Though it is difficult to trace the origin of the village, the history of this village is certainly very old. The artefacts that were collected from different places in the village take us deep into history. The antiquities consist of carved temple stones, coins of different ruling dynasties of Kashmir, and some terracotta things including pots that were deeply buried into the soil. All these things are well preserved in the self-designed museum of Naji Munawar. Let us cut it short and come to the point. We don’t need to dig up the past. That’s why I want to present a fact-based history of the recent past.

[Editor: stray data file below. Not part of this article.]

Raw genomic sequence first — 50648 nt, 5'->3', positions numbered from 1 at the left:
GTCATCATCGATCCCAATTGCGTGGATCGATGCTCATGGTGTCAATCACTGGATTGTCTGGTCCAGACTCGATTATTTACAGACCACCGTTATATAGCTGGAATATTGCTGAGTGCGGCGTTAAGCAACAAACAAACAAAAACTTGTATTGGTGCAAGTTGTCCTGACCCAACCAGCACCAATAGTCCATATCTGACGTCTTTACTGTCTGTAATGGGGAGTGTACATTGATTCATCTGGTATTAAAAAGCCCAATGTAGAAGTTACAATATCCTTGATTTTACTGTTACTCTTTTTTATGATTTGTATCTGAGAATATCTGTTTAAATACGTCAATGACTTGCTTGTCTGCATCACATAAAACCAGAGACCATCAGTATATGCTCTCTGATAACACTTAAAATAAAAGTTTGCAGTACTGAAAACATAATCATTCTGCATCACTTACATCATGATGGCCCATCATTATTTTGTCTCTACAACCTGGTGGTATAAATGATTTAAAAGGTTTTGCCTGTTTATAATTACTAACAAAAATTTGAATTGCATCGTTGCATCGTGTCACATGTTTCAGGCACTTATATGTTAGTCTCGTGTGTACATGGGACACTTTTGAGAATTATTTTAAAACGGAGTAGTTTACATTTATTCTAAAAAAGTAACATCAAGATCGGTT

For more than two centuries Kaprin has produced people of high calibre. Being a hub of learning, this village acquired a special position. As of now, we don’t find a kid anywhere who is not going to school. But there was a time when education was confined to rich and influential families. During that period it had become a village tradition to pass on this education from one generation to another. Throughout the 19th and early 20th centuries, there were a good number of people who were well versed in Arabic, Persian and Kashmiri. Some families in the village have still preserved the sacred manuscripts of their forefathers. Naji Munawar’s library contains rare manuscripts that are not found anywhere in the world. Some of them have been inherited by the people of the village and the rest have been collected by Naji Munawar through extensive travels. All this shows the tradition of reading and writing in the village is age-old.